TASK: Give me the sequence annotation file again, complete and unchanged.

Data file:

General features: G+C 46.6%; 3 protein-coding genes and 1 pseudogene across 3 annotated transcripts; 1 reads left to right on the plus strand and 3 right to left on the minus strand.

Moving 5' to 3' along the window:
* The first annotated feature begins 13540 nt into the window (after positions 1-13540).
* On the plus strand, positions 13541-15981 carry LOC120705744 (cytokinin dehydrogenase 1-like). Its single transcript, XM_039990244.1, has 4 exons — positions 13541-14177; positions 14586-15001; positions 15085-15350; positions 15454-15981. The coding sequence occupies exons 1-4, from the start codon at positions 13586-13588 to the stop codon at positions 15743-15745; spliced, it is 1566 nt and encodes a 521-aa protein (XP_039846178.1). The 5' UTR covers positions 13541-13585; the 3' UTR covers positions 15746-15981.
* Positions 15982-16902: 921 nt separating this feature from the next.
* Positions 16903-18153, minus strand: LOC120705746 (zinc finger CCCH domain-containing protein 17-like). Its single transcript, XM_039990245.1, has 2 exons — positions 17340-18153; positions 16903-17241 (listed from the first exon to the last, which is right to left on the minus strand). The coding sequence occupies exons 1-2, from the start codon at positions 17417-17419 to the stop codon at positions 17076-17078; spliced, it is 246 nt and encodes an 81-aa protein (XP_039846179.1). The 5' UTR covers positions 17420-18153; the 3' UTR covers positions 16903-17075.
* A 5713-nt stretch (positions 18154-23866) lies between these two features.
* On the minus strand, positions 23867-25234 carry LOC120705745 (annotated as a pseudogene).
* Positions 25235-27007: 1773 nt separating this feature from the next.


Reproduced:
General features: G+C 46.6%; 3 protein-coding genes and 1 pseudogene across 3 annotated transcripts; 1 reads left to right on the plus strand and 3 right to left on the minus strand.

Moving 5' to 3' along the window:
* The first annotated feature begins 13540 nt into the window (after positions 1-13540).
* On the plus strand, positions 13541-15981 carry LOC120705744 (cytokinin dehydrogenase 1-like). Its single transcript, XM_039990244.1, has 4 exons — positions 13541-14177; positions 14586-15001; positions 15085-15350; positions 15454-15981. The coding sequence occupies exons 1-4, from the start codon at positions 13586-13588 to the stop codon at positions 15743-15745; spliced, it is 1566 nt and encodes a 521-aa protein (XP_039846178.1). The 5' UTR covers positions 13541-13585; the 3' UTR covers positions 15746-15981.
* Positions 15982-16902: 921 nt separating this feature from the next.
* Positions 16903-18153, minus strand: LOC120705746 (zinc finger CCCH domain-containing protein 17-like). Its single transcript, XM_039990245.1, has 2 exons — positions 17340-18153; positions 16903-17241 (listed from the first exon to the last, which is right to left on the minus strand). The coding sequence occupies exons 1-2, from the start codon at positions 17417-17419 to the stop codon at positions 17076-17078; spliced, it is 246 nt and encodes an 81-aa protein (XP_039846179.1). The 5' UTR covers positions 17420-18153; the 3' UTR covers positions 16903-17075.
* A 5713-nt stretch (positions 18154-23866) lies between these two features.
* On the minus strand, positions 23867-25234 carry LOC120705745 (annotated as a pseudogene).
* Positions 25235-27007: 1773 nt separating this feature from the next.